Getting a divorce when one or both spouses are in the military can present some unique challenges. If one spouse is on active duty and stationed overseas, the process may take a lot longer than usual. Since there are different divorce laws in Texas than there are in California, where a military spouse is stationed when separating also matters. In some states, there are relaxed residency requirements.
Military couples should learn as much as they can about the Uniformed Services Former Spouses' Protection Act before going through a divorce. Military guides explain that states get to decide issues related to child and spousal support, custody and a variety of other issues. The USFSPA does provide some important exceptions related to asset division, including the classification of retiree pay as property.
There are several different methods for calculating how much retirement pay a military spouse is entitled to after a divorce. Many factors come into play, including the length of a marriage and whether or not the military member was a reservist. Military members should stay on top of what their current benefits are and help their spouses understand what they may be entitled to after a divorce.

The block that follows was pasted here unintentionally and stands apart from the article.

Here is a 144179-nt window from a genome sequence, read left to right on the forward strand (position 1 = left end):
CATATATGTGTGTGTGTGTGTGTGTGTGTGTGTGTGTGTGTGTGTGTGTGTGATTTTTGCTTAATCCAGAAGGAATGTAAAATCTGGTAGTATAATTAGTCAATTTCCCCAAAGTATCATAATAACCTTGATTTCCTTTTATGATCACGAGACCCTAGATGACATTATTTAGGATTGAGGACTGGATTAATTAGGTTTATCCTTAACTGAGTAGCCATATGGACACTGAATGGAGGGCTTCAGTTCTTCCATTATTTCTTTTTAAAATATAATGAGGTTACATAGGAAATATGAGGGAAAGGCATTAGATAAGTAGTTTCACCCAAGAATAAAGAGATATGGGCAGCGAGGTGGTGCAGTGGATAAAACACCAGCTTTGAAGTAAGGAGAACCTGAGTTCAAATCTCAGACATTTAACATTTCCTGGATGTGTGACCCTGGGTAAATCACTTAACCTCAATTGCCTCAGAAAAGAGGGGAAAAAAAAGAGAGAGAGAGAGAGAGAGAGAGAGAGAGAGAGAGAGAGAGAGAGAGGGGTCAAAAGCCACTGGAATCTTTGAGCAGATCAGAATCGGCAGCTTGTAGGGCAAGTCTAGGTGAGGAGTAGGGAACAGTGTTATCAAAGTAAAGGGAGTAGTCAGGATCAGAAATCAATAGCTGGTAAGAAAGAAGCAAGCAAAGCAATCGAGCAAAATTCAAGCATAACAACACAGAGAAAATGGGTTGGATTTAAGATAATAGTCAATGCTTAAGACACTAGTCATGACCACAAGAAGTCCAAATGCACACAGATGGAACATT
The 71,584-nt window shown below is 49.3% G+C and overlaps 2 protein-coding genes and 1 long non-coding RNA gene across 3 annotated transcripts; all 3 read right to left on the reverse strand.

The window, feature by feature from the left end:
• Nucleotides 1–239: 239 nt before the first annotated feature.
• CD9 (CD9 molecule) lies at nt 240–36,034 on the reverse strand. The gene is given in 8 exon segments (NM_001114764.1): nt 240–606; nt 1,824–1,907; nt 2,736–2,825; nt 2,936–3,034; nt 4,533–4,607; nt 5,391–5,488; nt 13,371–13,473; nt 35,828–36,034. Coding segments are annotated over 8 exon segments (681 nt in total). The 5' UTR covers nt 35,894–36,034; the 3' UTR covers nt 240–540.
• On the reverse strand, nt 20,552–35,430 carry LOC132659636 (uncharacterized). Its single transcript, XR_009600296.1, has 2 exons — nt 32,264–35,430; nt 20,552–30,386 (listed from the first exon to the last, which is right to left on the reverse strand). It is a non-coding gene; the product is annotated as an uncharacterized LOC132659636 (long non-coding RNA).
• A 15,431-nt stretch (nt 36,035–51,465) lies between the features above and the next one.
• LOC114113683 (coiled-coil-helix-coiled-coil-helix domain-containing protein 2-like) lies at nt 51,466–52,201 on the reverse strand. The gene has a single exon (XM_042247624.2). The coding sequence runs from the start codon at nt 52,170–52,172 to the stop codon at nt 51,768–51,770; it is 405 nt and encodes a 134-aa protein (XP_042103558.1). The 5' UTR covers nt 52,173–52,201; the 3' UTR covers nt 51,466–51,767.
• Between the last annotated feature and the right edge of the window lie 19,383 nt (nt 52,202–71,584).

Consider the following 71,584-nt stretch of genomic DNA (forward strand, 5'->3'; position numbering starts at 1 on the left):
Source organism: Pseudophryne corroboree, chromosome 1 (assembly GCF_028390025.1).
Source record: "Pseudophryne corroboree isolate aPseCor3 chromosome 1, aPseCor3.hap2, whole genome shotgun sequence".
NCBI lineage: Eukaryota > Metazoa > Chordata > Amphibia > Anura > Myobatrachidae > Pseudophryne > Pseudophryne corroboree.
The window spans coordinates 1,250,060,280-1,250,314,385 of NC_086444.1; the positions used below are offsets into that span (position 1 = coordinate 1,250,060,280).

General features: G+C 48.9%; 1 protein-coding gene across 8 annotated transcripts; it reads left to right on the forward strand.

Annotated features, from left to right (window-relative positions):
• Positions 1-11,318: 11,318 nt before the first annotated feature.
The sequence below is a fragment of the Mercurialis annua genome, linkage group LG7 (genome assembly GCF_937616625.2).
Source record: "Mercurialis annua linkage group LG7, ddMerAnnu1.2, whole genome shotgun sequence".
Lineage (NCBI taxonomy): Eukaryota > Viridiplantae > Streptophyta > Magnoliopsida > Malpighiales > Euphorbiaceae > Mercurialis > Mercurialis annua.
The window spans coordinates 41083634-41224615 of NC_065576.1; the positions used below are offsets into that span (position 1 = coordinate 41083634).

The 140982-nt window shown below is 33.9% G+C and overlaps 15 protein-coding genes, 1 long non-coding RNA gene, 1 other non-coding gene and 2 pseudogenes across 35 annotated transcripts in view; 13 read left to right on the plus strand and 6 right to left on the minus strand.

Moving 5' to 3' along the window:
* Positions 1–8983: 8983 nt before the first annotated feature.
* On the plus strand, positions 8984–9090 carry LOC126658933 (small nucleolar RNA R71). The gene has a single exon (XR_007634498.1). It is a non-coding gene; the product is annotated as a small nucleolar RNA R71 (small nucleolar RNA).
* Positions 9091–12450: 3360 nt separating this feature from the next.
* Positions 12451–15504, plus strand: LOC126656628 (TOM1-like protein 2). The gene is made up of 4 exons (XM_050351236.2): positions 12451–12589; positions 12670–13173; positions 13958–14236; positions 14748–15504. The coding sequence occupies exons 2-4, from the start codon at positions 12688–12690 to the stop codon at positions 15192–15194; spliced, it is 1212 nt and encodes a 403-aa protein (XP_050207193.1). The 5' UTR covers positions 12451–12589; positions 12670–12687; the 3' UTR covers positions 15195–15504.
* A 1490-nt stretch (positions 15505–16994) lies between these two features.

In order to make a military divorce as smooth as possible, all parties involved should obtain legal representation. With support and guidance from an attorney, ex-couples may be able to arrange mediation and resolve their differences amicably. In cases where this isn't possible, an attorney can use the resources at their disposal to protect the parental and financial interests of their client. An experienced lawyer will stay up to date on how all military benefit plans may be distributed.